How Does the Board learn to value Security Imperatives

How Does the Board learn to value Security Imperatives-01

The success of a CISO at an organization often depends on the support they receive from the board of directors. Therefore, they should look for attributes that speak of a security-conscious outlook in their board members.

Today, the CISO turnover is legendary, with most of the CISOs average tenure between 18-26 months. Most studies also indicate that CISOs are less likely to survive in the firm of their choosing. In fact, as per “The CISO Stress report” conducted by Nominet Cyber Security, 24% of CISOs leave their organization within the first year of joining. The same report also found that 48% of them experienced a deleterious effect on their mental health. While this issue seems common given the critical responsibility that they have, it is not only the primary concern.

As per the report, 25% of CISO felt that their board members didn’t accept or understand that “breaches are inevitable”. Furthermore, 25% of the respondents also agreed that their board members would hold them personally accountable for any security breaches. Given the critical nature of the situation, it is essential that CISOs, before accepting the job offer or taking upon the position, internally assess their board members. While they are responsible for directly managing the day-to-day security operations, they can get the hint about how they will set the culture. This will also help them to understand whether they are likely to sign off on financial as well as policy decisions associated with cybersecurity and how well they collaborate and try to address the situation in the case if a security breach occurs.

Also Read: Strategies to Mitigate Cyber-Risks During Financial Breakthrough

At least one security expert on the Board

Some organizations just recruit a security person just for the sake of it. This shows that they may not be involved in the decision-making process. However, the key indicator that the board is security-conscious and cyber-savvy is whether they have more than one board member with security/technical expertise. This will help the appointed CISOs to get their point across the board and will have someone among the board who can vouch for the initiatives.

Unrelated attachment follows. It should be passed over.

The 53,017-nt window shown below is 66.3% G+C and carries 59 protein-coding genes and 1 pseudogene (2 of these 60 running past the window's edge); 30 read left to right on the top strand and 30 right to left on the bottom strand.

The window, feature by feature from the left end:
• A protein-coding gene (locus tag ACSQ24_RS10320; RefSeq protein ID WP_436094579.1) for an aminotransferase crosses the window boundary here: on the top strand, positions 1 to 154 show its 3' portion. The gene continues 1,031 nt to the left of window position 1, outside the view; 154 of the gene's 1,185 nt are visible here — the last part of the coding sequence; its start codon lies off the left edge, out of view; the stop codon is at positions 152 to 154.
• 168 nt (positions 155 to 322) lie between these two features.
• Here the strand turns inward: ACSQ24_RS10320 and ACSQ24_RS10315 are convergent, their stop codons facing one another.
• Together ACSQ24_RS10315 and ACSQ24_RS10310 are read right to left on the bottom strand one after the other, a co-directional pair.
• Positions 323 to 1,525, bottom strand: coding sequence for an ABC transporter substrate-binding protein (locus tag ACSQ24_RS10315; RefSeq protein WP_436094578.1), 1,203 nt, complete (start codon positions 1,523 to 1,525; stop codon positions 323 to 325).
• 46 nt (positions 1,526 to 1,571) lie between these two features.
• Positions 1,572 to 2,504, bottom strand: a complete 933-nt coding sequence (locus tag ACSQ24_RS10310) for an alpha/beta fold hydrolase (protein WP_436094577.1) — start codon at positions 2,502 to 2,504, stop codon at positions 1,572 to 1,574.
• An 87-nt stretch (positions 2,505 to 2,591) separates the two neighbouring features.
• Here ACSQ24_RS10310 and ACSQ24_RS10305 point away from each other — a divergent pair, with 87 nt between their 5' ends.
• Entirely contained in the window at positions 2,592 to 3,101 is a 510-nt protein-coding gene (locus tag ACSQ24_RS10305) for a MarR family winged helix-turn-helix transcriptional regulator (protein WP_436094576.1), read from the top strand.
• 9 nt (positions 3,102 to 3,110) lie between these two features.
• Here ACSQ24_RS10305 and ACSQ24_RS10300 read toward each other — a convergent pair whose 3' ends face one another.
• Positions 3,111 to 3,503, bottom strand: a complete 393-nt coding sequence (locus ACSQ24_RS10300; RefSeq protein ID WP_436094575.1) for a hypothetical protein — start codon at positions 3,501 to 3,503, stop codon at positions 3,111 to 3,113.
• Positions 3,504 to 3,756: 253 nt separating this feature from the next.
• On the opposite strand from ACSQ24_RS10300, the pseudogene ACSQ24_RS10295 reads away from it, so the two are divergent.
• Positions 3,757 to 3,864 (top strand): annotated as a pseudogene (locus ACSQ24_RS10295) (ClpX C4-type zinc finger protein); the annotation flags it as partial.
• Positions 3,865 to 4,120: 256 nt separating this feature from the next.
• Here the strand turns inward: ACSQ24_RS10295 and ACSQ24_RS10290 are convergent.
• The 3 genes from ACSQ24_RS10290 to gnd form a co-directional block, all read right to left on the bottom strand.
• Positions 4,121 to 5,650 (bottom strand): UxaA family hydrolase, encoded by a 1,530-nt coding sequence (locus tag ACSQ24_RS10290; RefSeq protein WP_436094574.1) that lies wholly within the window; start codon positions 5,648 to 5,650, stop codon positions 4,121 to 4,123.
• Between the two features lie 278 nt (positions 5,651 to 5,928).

Questioning attitudes towards security

While the board members are not expected to know the ins and outs of cybersecurity, they should be knowledgeable enough to not only take the information presented by the CISO but also come back with probing questions. A much better but rare trait is that it is not driven by a particular security incident that happened recently but asks questions that most corporate management has not even thought about.

Conducting regular and detailed risk assessments

Security-conscious boards can identify and categorize their most important assets and create policies to protect them. But, it is not possible to protect them all time, and they often need to make decisions on what level of risk they should accept. Moreover, another trait that a security-conscious board should consider has procedures in place for documenting those risk-based decisions. This will help them to analyze the decisions that were taken prior to the security incident.

Also Read: How to Prepare for Ransomware Negotiation

CISO should participate in board meets

Some organizations do not often loop CISO in the board meeting. Thus, whenever a CISO gets some time to put their points across, they try to cram all the information in a few slides that the board members are not able to understand. Hence, CISOs should have CISO updates on the agenda multiple times throughout the year.

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